Nebula takes the participant through a variety of common (and less than common) weaknesses and vulnerabilities in Linux. It takes a look at
At the end of Nebula, the user will have a reasonably thorough understanding of local attacks against Linux systems, and a cursory look at some of the remote attacks that are possible.
Downloads are available from the downloads page.
Have a look at the levels available on the side bar, and log into the virtual machine as the username “levelXX” with a password of “levelXX” (without quotes), where XX is the level number. Some levels can be done purely remotely.
In case you need root access to change stuff (such as key mappings, etc), you can do the following:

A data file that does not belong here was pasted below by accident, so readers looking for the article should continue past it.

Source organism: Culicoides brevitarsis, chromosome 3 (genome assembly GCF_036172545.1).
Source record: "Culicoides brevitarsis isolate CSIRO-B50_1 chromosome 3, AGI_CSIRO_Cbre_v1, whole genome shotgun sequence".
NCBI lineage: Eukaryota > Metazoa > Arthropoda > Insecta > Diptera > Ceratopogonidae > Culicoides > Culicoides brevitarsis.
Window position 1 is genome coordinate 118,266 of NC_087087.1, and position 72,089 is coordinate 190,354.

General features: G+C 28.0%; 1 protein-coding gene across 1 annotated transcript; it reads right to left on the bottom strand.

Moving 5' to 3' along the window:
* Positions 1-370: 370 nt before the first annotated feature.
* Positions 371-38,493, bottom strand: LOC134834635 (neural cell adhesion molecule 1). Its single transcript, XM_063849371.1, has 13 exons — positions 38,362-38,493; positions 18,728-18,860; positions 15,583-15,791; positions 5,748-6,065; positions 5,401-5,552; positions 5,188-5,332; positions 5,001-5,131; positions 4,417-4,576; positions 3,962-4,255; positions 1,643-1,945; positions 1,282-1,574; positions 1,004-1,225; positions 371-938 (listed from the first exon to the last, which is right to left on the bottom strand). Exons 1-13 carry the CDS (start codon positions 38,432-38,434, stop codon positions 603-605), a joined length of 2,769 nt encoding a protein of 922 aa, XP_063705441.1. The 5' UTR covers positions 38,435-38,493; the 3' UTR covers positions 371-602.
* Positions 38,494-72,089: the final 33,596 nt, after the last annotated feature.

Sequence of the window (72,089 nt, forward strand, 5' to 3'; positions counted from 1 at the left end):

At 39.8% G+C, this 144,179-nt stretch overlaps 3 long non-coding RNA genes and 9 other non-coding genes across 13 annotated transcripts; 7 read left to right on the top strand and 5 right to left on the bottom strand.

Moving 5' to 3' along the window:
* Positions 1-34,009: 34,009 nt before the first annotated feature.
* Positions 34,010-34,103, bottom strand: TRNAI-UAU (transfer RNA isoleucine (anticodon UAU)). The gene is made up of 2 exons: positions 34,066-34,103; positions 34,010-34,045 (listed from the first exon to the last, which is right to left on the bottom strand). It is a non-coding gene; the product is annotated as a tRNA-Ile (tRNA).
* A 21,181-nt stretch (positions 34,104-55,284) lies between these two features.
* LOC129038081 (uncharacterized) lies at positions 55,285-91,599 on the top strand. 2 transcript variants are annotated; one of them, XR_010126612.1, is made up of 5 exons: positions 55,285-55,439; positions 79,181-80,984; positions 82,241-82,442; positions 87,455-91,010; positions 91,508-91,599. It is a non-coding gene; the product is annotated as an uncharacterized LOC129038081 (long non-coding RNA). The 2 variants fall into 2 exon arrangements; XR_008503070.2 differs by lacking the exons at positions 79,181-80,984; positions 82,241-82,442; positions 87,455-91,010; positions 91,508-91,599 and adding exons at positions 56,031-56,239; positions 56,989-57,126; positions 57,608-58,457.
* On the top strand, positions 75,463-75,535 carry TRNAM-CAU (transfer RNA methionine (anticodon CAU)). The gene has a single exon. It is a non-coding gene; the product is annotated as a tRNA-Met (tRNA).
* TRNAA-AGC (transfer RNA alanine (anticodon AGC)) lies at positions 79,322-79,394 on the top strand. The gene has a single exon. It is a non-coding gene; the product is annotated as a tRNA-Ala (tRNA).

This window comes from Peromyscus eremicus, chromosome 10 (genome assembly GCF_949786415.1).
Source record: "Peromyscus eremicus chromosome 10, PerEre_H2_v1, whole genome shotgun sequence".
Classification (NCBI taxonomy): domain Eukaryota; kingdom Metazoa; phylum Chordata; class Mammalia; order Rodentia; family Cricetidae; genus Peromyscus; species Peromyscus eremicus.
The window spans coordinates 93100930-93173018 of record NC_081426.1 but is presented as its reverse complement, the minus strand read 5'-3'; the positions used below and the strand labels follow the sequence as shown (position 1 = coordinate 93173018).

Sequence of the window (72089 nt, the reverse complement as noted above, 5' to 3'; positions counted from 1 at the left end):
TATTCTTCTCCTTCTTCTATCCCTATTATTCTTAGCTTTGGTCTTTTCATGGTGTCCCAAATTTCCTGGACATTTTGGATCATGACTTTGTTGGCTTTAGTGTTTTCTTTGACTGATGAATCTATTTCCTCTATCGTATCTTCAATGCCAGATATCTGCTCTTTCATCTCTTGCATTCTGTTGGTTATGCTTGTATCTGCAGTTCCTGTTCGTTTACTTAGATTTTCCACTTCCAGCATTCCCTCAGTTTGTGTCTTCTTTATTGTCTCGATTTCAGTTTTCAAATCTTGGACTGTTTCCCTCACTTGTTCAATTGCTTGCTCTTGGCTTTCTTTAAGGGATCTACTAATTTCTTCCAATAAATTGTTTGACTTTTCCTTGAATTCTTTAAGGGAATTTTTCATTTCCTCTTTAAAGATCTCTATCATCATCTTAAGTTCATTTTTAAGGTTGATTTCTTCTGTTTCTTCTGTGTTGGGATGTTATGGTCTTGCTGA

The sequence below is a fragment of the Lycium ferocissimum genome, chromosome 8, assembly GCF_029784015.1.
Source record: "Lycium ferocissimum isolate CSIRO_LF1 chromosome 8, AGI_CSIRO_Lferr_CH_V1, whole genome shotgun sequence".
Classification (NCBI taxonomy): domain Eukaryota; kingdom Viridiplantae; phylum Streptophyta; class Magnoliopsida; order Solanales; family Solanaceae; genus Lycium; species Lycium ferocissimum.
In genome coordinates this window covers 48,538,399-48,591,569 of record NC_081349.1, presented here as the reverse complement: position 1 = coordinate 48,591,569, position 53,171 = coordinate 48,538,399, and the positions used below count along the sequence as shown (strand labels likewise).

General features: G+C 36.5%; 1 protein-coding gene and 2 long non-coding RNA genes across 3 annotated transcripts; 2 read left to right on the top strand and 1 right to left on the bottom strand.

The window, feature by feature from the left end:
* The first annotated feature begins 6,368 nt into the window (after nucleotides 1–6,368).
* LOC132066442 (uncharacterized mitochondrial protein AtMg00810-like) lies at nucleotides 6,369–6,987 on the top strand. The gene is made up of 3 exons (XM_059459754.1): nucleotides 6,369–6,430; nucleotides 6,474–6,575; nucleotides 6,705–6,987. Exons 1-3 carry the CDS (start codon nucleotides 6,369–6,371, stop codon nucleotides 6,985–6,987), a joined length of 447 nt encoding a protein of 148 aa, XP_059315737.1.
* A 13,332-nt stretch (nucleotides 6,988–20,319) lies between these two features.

Log in as the “nebula” user account with the password “nebula” (both without quotes), followed by “sudo -s” with the password “nebula”. You’ll then have root privileges in order to change whatever needs to be changed.
Fusion is the next step from the protostar setup, and covers more advanced styles of exploitation, and covers a variety of anti-exploitation mechanisms such as:
In addition to the above, there are a variety of other challenges and things to explore, such as:
At the end of Fusion, the participant will have a through understanding of exploit prevention strategies, associated weaknesses, various cryptographic weaknesses, numerous heap implementations.
You may download Fusion from the downloads page.
Have a look at the levels available on the side bar, and pick which ones
interest you the most. If in doubt, begin at the start. You can log into the
virtual machine with the username of
fusion and password
To get root for debugging purposes, do
sudo -s with the password of